Thursday, 9 December 2010

Is Persecution a necessary part of Christian Mythology?

Is it just me or are there increasing numbers of stories about persecution of Christians in countries not known for this activity, such as the UK?  Most of the cases I've read do not appear to me to be anything like persecution.  The most that could be said about them was that there was unfair discrimination.  But is this narrative necessary to vindicate Christian perspectives in a secular environment?  Is having an imagined enemy being used to strengthen internal cohesion within Christian circles?  Often I've read Christian bloggers express the idea that opposition to their unusual views has provoked an adverse reaction and that therefore they must be doing something right.  It's a weird logic, but seems to crop up rather frequently.
When one tries to reason with these people, and show them what real full blown persecution looks like, one stock response is something like "Well if we don't do something to stop what is currently going on here then that is how we will end up too."  The thin end of the wedge argument.  But it makes no sense.  The environment and the circumstances are not related.  There is no proof that low level discrimination inexorably leads to religious persecution.
I remain puzzled.


  1. The cases we've seen recently, all taken up by the Christian Legal Centre, seem mainly to be manifestations of sheer outrage that discrimination against gay people at work is illegal. Never mind that they don't think the Bible entitles them to stone adulterers. Homosexuality is different. They feel it's worth bringing a case because they can't really believe that they aren't allowed to discriminate against homosexuals any more. To them it seems so obvious that homosexuality is wrong that the law must be pure nonsense.

    You see this on discussion boards: people who feel their moral views "stand to reason" and cannot see that there could be any rational dispute of what seems self-evident to them. This is very much how hardline whites in the American South reacted to civil rights legislation. These were educated, otherwise law-abiding, privileged people who just couldn't - and wouldn't - accept that the racism that underpinned all their assumptions had actually become illegal. Southern racists saw their views as being "natural" and "God-given" - and Christian homophobes are just the same.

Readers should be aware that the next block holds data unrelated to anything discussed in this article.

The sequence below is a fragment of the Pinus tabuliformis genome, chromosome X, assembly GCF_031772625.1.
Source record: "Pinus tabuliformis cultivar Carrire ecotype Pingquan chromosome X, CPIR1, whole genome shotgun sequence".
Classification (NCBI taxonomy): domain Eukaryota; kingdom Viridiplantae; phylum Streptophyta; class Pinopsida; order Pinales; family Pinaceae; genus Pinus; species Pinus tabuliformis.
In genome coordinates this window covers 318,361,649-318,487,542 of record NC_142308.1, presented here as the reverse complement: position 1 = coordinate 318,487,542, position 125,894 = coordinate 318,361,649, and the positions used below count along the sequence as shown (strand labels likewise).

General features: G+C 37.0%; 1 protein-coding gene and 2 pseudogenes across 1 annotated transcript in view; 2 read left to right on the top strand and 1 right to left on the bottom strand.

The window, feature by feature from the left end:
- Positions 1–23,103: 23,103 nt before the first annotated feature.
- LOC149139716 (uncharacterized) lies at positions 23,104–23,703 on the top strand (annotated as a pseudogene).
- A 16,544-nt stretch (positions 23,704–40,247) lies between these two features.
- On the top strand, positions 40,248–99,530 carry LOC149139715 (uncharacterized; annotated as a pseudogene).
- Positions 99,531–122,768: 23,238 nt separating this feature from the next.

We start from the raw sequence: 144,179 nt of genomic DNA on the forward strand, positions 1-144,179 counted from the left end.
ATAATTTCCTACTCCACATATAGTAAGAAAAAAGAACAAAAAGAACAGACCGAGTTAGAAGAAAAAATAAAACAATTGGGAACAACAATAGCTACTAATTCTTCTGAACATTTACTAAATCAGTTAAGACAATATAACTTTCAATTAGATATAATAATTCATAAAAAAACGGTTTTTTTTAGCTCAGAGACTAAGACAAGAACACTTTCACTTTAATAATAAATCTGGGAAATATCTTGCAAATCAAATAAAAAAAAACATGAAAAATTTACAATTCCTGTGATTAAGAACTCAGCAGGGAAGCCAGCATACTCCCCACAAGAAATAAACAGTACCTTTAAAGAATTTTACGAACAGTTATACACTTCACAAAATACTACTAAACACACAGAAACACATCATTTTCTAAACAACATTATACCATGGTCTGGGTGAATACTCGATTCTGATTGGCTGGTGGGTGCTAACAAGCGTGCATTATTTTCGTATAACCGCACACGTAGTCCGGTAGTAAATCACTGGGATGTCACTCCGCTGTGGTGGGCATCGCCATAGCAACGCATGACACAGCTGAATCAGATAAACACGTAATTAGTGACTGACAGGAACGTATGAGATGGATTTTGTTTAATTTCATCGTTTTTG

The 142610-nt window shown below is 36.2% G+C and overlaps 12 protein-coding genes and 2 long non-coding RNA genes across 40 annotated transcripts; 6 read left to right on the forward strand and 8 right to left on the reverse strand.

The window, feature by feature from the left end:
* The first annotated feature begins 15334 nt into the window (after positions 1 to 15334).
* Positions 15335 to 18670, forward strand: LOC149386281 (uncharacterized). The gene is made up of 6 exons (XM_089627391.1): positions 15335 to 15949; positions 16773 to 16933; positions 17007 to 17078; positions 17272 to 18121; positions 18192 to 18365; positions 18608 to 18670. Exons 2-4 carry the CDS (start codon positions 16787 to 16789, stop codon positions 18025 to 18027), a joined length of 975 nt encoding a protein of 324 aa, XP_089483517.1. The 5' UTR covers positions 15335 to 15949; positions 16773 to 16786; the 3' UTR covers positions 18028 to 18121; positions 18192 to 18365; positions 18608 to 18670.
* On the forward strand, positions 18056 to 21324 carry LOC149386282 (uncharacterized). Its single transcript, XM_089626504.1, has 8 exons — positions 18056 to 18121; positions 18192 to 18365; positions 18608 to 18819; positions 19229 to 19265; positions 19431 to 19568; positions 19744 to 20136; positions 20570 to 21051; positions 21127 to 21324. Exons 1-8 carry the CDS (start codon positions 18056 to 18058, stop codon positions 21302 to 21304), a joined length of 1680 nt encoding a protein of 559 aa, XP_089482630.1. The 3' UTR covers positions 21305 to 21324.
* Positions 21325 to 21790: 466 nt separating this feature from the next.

I'm sure lots of Christians feel privately that homosexuality is a sin, but only one among many, and who recognise the difference between their religious views and the law of the land. Many Catholics disapprove of abortion but only a very few of them picket abortion clinics. My mother, to provide another example, strongly disapproves of unmarried people having children but she keeps her opinion to herself. She feels its not her place - and she's right. You can think something's a sin without inflicting your belief on others.

    But there's a particular type of person who sees the world entirely from their own perspective. Solipsism is the word I'm looking for. Do you recall the case of the Christian supply teacher? She insisted on praying and talking about heaven to a teenage girl with cancer. The family, who are atheists and had their own way of dealing with the issues, felt this was an unacceptable use of her access to their home. But this stupid woman really couldn't see that she had trespassed beyond her remit as a teacher. She felt she had a God-given right to ignore normal courtesies. She ignored boundaries, saw herself as a special case. Ditto the woman who worked for British Airways and went to court over her right to wear a crucifix. She was clearly a nightmare to work with: always demanding preferential treatment, forcing religious debates on unwilling staff members. Her total lack of consideration for colleagues was one of the reasons the tribunal decided BA was justified. But it's a rare Christian who's prepared to see this as religious persecution.

  2. Thnanks for that Sophie. Yes, I entirely agree.